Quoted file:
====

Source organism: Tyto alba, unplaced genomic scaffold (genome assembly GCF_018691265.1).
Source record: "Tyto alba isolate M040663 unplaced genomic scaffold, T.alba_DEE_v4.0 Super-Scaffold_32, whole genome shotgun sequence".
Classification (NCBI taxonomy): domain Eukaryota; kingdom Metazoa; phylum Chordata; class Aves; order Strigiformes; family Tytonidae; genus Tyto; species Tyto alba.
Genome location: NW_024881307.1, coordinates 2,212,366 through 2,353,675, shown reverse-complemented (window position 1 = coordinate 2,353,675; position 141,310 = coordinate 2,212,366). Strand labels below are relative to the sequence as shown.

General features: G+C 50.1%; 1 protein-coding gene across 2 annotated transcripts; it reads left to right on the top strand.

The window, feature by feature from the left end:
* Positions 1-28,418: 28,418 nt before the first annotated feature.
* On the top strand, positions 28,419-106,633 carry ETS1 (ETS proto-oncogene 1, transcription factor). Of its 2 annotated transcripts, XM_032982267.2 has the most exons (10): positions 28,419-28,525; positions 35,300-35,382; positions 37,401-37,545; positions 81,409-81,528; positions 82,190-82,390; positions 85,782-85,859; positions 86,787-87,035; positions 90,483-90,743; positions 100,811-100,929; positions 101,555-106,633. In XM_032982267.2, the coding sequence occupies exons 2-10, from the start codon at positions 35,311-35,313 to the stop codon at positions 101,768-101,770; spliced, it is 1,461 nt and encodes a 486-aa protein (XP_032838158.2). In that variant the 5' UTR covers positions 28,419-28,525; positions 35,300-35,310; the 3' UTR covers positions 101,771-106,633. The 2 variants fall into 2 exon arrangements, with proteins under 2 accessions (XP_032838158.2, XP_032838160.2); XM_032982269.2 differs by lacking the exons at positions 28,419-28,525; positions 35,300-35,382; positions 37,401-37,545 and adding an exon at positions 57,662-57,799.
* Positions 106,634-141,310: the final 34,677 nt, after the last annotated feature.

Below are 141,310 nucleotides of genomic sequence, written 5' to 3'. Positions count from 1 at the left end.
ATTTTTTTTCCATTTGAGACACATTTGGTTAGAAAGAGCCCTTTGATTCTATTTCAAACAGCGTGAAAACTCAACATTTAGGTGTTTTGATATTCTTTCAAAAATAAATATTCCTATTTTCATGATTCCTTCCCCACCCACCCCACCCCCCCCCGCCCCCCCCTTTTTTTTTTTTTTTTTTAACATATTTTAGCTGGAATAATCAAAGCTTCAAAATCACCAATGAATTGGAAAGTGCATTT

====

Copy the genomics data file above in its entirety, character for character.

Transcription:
Source organism: Tyto alba, unplaced genomic scaffold (genome assembly GCF_018691265.1).
Source record: "Tyto alba isolate M040663 unplaced genomic scaffold, T.alba_DEE_v4.0 Super-Scaffold_32, whole genome shotgun sequence".
Classification (NCBI taxonomy): domain Eukaryota; kingdom Metazoa; phylum Chordata; class Aves; order Strigiformes; family Tytonidae; genus Tyto; species Tyto alba.
Genome location: NW_024881307.1, coordinates 2,212,366 through 2,353,675, shown reverse-complemented (window position 1 = coordinate 2,353,675; position 141,310 = coordinate 2,212,366). Strand labels below are relative to the sequence as shown.

General features: G+C 50.1%; 1 protein-coding gene across 2 annotated transcripts; it reads left to right on the top strand.

The window, feature by feature from the left end:
* Positions 1-28,418: 28,418 nt before the first annotated feature.
* On the top strand, positions 28,419-106,633 carry ETS1 (ETS proto-oncogene 1, transcription factor). Of its 2 annotated transcripts, XM_032982267.2 has the most exons (10): positions 28,419-28,525; positions 35,300-35,382; positions 37,401-37,545; positions 81,409-81,528; positions 82,190-82,390; positions 85,782-85,859; positions 86,787-87,035; positions 90,483-90,743; positions 100,811-100,929; positions 101,555-106,633. In XM_032982267.2, the coding sequence occupies exons 2-10, from the start codon at positions 35,311-35,313 to the stop codon at positions 101,768-101,770; spliced, it is 1,461 nt and encodes a 486-aa protein (XP_032838158.2). In that variant the 5' UTR covers positions 28,419-28,525; positions 35,300-35,310; the 3' UTR covers positions 101,771-106,633. The 2 variants fall into 2 exon arrangements, with proteins under 2 accessions (XP_032838158.2, XP_032838160.2); XM_032982269.2 differs by lacking the exons at positions 28,419-28,525; positions 35,300-35,382; positions 37,401-37,545 and adding an exon at positions 57,662-57,799.
* Positions 106,634-141,310: the final 34,677 nt, after the last annotated feature.

Below are 141,310 nucleotides of genomic sequence, written 5' to 3'. Positions count from 1 at the left end.
ATTTTTTTTCCATTTGAGACACATTTGGTTAGAAAGAGCCCTTTGATTCTATTTCAAACAGCGTGAAAACTCAACATTTAGGTGTTTTGATATTCTTTCAAAAATAAATATTCCTATTTTCATGATTCCTTCCCCACCCACCCCACCCCCCCCCGCCCCCCCCTTTTTTTTTTTTTTTTTTAACATATTTTAGCTGGAATAATCAAAGCTTCAAAATCACCAATGAATTGGAAAGTGCATTT